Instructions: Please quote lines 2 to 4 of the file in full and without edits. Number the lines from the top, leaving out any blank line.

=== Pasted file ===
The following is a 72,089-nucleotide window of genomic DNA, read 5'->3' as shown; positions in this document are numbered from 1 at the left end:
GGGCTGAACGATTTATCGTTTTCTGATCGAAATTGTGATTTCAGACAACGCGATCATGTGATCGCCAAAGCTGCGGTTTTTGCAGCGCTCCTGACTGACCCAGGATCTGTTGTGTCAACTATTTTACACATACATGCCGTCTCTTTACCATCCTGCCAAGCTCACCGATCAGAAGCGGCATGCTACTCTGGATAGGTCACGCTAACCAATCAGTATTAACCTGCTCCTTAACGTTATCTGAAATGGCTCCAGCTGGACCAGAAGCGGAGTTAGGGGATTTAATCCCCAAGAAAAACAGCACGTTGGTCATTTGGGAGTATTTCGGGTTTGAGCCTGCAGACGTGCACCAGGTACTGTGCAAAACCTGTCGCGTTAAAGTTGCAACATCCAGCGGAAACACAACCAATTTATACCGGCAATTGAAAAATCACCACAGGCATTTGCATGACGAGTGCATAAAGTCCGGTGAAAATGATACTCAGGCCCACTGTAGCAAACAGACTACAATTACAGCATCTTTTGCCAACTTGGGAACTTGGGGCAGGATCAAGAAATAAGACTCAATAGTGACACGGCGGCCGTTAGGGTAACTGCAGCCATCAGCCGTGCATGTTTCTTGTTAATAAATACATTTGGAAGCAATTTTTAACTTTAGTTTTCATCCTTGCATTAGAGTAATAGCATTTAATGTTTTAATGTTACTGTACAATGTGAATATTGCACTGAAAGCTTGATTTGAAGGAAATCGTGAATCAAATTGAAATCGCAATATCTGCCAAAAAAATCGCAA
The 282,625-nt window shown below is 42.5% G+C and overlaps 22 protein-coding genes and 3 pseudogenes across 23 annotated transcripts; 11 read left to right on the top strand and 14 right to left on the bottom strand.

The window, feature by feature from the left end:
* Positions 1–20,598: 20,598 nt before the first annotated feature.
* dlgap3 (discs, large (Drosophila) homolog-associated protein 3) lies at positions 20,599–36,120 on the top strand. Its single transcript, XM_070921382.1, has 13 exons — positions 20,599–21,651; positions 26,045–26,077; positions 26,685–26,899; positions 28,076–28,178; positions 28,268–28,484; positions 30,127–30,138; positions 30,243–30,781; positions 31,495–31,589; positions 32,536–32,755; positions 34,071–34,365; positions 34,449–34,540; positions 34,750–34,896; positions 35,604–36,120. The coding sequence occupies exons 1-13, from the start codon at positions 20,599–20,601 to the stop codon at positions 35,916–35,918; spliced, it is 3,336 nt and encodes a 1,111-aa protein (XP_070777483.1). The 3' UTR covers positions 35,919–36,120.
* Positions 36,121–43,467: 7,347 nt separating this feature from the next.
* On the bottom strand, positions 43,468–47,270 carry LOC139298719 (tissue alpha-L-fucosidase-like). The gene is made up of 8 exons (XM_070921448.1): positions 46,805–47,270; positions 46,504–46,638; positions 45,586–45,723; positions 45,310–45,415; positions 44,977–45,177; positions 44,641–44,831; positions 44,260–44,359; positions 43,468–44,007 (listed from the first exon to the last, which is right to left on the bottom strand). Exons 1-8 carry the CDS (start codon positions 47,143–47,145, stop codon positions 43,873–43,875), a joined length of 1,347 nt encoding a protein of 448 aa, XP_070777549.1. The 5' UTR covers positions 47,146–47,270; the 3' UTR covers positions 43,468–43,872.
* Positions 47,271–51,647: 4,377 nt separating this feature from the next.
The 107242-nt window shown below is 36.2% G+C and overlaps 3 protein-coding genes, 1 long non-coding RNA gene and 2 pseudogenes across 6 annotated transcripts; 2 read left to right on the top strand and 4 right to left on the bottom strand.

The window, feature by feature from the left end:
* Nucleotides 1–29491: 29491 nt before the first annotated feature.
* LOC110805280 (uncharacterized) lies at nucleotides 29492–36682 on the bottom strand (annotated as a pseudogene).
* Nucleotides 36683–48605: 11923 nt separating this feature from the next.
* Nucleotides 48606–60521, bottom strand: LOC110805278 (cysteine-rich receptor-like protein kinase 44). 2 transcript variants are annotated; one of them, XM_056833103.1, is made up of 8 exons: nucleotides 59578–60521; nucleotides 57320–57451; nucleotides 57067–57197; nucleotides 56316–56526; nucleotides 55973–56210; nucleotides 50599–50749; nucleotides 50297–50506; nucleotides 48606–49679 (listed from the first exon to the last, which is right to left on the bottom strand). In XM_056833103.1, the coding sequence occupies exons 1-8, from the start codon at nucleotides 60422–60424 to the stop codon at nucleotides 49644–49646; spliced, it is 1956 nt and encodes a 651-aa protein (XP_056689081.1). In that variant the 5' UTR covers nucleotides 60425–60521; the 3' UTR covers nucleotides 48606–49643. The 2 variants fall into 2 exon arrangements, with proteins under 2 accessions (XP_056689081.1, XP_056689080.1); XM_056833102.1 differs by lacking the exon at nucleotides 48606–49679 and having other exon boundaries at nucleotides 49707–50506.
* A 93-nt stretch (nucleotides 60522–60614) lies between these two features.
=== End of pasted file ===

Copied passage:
GGGCTGAACGATTTATCGTTTTCTGATCGAAATTGTGATTTCAGACAACGCGATCATGTGATCGCCAAAGCTGCGGTTTTTGCAGCGCTCCTGACTGACCCAGGATCTGTTGTGTCAACTATTTTACACATACATGCCGTCTCTTTACCATCCTGCCAAGCTCACCGATCAGAAGCGGCATGCTACTCTGGATAGGTCACGCTAACCAATCAGTATTAACCTGCTCCTTAACGTTATCTGAAATGGCTCCAGCTGGACCAGAAGCGGAGTTAGGGGATTTAATCCCCAAGAAAAACAGCACGTTGGTCATTTGGGAGTATTTCGGGTTTGAGCCTGCAGACGTGCACCAGGTACTGTGCAAAACCTGTCGCGTTAAAGTTGCAACATCCAGCGGAAACACAACCAATTTATACCGGCAATTGAAAAATCACCACAGGCATTTGCATGACGAGTGCATAAAGTCCGGTGAAAATGATACTCAGGCCCACTGTAGCAAACAGACTACAATTACAGCATCTTTTGCCAACTTGGGAACTTGGGGCAGGATCAAGAAATAAGACTCAATAGTGACACGGCGGCCGTTAGGGTAACTGCAGCCATCAGCCGTGCATGTTTCTTGTTAATAAATACATTTGGAAGCAATTTTTAACTTTAGTTTTCATCCTTGCATTAGAGTAATAGCATTTAATGTTTTAATGTTACTGTACAATGTGAATATTGCACTGAAAGCTTGATTTGAAGGAAATCGTGAATCAAATTGAAATCGCAATATCTGCCAAAAAAATCGCAA
The 282,625-nt window shown below is 42.5% G+C and overlaps 22 protein-coding genes and 3 pseudogenes across 23 annotated transcripts; 11 read left to right on the top strand and 14 right to left on the bottom strand.

The window, feature by feature from the left end: